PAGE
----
To: North West Region Air Quality Permit Coordinator at the Department of Environmental Quality
Oregon Physicians for Social Responsibility and the undersigned health professionals and public health advocates are writing to the Department of Environmental Quality (DEQ) with regard to Houston-based NEXT Renewables LLC’s proposed air permit for a renewable diesel facility in Port Westward.
Guided by the values and expertise of medicine and public health, Oregon Physicians for Social Responsibility (PSR) is a statewide organization of more than 2,000 health professionals and public health advocates working to protect human life from the gravest threats to health and survival, including environmental pollution. We have an almost 40-year history of advocating for environmental health for all Oregonians.
We urge you to reject the proposed air permit for the NEXT refinery proposal at Port Westward, Oregon. The proposed air pollution permit will allow harmful pollution to adversely impact nearby farmland, ecosystems, and residents. DEQ’s draft permit would allow the project to emit significant hazardous air pollution, particulate matter, and smog-forming volatile organic compounds (VOCs). Many of these pollutants are known to have adverse effects on both health and the environment, and given the proposed location, it is especially imperative that the air permit not be approved.
- NEXT’s Proposed refinery and its pollution would have a major impact on the community near Port Westward. This is a community with residents, family farmers, businesses, and a nearby Buddhist monastery. We are concerned for the surrounding community and environment as hazardous chemicals, particulates, and other pollution will come from the refinery and rail yard. Additionally, the proposed air permit does not provide for a clear resolution process if the pollution has a negative impact on neighboring communities' health or crops.
- The proposed permit fails to establish adequate limits or monitoring for particulate matter. The World Health Organization (WHO) has noted in September of 2021 that “no threshold has been identified below which no damage to health is observed.” (1) Chronic exposure to these small particles in the air we breathe contributes to the risk of developing or dying from serious diseases including cancer, cardiovascular, and pulmonary disease. (2) We thus urge you to say no to the proposed 27 tons of particulate matter per year.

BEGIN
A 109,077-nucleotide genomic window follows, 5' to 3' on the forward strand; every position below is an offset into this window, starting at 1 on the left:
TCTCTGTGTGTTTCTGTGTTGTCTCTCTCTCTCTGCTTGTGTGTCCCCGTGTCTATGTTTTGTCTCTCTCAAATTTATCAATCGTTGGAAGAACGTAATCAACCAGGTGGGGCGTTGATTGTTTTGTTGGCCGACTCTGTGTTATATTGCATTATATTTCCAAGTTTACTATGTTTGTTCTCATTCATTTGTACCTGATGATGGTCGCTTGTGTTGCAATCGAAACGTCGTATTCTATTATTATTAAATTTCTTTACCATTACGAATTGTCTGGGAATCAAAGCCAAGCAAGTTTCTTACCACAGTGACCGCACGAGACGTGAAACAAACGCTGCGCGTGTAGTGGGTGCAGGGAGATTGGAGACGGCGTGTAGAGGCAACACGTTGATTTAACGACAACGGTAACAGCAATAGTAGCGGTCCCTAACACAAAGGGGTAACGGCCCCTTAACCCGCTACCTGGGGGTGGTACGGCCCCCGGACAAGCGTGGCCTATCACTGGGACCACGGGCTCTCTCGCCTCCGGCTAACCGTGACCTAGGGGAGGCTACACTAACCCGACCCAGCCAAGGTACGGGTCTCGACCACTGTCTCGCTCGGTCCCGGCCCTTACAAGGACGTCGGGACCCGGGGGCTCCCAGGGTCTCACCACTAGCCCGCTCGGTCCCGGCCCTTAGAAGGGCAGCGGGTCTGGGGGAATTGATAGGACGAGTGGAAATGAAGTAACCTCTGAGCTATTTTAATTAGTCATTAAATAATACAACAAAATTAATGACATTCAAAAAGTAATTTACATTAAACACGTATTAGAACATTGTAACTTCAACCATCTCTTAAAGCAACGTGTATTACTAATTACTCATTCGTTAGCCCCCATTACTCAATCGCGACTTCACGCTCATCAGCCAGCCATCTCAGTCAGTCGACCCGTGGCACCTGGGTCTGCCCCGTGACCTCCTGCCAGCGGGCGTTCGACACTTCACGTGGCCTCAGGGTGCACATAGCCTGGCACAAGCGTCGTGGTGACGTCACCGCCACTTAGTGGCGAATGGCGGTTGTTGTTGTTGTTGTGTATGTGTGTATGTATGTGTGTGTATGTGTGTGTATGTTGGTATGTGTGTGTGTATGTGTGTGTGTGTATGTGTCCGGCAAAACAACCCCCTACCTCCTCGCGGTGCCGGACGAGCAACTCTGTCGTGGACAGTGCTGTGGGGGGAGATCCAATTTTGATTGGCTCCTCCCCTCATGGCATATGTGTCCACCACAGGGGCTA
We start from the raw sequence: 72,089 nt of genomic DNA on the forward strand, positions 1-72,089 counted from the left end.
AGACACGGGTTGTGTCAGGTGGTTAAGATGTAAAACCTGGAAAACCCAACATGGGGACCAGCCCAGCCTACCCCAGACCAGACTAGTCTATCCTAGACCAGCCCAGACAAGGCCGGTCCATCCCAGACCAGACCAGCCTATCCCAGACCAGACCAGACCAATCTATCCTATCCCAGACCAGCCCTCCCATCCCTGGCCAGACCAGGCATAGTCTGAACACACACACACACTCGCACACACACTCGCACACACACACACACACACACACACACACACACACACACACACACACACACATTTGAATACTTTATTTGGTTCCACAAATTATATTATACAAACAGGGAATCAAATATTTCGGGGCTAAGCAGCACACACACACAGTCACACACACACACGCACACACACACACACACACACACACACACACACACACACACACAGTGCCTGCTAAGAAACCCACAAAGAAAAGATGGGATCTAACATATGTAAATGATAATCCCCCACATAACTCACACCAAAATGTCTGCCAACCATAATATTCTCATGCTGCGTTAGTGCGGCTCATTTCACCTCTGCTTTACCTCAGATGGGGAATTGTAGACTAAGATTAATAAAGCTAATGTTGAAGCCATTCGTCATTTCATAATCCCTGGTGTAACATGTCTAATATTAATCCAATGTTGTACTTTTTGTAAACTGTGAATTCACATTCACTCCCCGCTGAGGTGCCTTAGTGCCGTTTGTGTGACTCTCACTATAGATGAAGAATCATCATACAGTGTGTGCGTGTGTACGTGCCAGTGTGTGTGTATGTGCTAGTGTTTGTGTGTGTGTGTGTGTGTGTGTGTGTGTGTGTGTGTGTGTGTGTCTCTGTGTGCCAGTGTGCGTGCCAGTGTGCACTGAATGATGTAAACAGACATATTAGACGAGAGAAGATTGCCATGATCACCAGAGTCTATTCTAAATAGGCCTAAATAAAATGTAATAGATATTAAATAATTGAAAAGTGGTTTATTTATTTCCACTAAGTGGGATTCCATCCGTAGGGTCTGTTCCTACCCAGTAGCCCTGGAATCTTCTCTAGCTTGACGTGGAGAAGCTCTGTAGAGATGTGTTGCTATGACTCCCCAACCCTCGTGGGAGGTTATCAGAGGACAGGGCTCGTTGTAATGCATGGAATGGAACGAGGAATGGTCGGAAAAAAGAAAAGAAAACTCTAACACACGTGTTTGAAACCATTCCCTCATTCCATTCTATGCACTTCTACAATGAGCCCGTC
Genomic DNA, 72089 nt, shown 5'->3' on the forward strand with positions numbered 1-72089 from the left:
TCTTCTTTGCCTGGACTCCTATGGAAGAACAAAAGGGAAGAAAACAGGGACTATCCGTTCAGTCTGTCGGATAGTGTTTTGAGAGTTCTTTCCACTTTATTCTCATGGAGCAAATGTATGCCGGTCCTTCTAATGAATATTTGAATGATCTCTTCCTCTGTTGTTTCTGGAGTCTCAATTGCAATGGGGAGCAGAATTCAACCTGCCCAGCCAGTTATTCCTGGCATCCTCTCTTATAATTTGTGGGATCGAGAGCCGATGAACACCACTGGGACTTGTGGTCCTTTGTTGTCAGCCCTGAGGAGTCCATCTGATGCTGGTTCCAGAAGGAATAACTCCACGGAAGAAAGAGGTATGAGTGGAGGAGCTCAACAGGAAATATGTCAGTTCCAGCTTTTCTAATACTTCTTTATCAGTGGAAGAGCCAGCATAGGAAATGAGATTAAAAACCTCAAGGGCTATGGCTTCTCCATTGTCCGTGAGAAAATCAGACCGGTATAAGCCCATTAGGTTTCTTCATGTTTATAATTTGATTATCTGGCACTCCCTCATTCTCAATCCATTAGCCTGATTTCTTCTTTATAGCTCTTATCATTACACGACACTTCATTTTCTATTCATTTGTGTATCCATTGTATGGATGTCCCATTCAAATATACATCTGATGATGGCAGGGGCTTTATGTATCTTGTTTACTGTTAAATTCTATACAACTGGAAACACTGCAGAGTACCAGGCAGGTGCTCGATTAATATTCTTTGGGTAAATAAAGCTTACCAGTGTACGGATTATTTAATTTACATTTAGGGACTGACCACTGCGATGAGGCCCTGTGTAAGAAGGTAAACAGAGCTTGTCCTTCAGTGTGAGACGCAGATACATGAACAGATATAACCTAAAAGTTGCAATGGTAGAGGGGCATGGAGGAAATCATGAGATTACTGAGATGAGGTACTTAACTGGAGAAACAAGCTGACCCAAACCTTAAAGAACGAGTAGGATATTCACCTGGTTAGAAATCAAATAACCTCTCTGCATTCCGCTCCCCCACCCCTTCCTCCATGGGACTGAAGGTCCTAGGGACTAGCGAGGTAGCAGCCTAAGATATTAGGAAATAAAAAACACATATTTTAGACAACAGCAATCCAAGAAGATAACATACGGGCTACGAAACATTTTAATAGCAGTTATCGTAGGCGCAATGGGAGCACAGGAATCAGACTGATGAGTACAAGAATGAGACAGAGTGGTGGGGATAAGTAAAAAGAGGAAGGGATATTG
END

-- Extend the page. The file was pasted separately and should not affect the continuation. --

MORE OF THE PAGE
- The constraints on air pollutants such as benzene, toluene, naphthalene, and hydrogen sulfide are inadequate. For instance, the proposed limits for hazardous pollutants such as 9 tons per year of hydrogen sulfide (characteristic odor of rotten eggs) are too high. Exposure to low concentrations of hydrogen sulfide has the potential to harm the human respiratory system and make breathing difficult. (3)
- DEQ should provide a clear description of the facility’s overall fracked gas use. The facility will include gas burning equipment. How will DEQ hold NEXT accountable for limiting methane leaks and emissions?
-Additionally, the permit doesn’t show how DEQ will enforce limits on volatile organic compounds (VOCs) during startup and shut down events. Without proper controls, the facility could become a major emitter of VOCs. The proposed VOC levels will contribute to the formation of ground-level ozone in the area and beyond, along with NOx. Breathing ozone causes respiratory harm and is likely to cause cardiovascular harm and early death. (4)
-Finally, we strongly urge DEQ to consider the local air quality context when considering an increase to local hazardous air pollution, particulate matter, and smog-forming volatile organic compounds (VOCs). NEXT will add to local air pollution and combine with existing pollution from other sources such as an oil/ethanol/diesel terminal and nearby power plant. As air pollution combines and is carried over long distances by the wind, the project will impact residents of Cowlitz County, who will also face diminished air quality.
Amidst this climate crisis, we need to take into account communities who will be the most impacted by hazards and be cognizant of compounding threats to health and the environment. We urge DEQ to reject the air permit proposed for NEXT.
Thank you for your attention to our concerns.
(1) World Health Organization Factsheet https://www.who.int/news-room/fact-sheets/detail/ambient-(outdoor)-air-quality-and-health
(2) Kyung, S. Y., & Jeong, S. H. (2020). Particulate-Matter Related Respiratory Diseases. Tuberculosis and respiratory diseases, 83(2), 116–121. https://doi.org/10.4046/trd.2019.0025
; Pope CA, III, Burnett RT, Thun MJ et al. Lung cancer, cardiopulmonary mortality, and long term exposure to fine particulate air pollution. JAMA 2002; 287(9):1132-1141.
(3) Environmental Protection Agency https://www.epa.gov/so2-pollution/sulfur-dioxide-basics#effects
(4) U.S. EPA. Integrated Science Assessment (ISA) for Ozone and Related Photochemical Oxidants (Final Report, Apr 2020). U.S. Environmental Protection Agency, Washington, DC, EPA/600/R-20/012, 2020; Gent, J. F., Triche, E. W., Holford, T. R., Belanger, K., Bracken, M. B., Beckett, W. S., & Leaderer, B. P. (2003). Association of low-level ozone and fine particles with respiratory symptoms in children with asthma. Jama, 290(14), 1859-1867.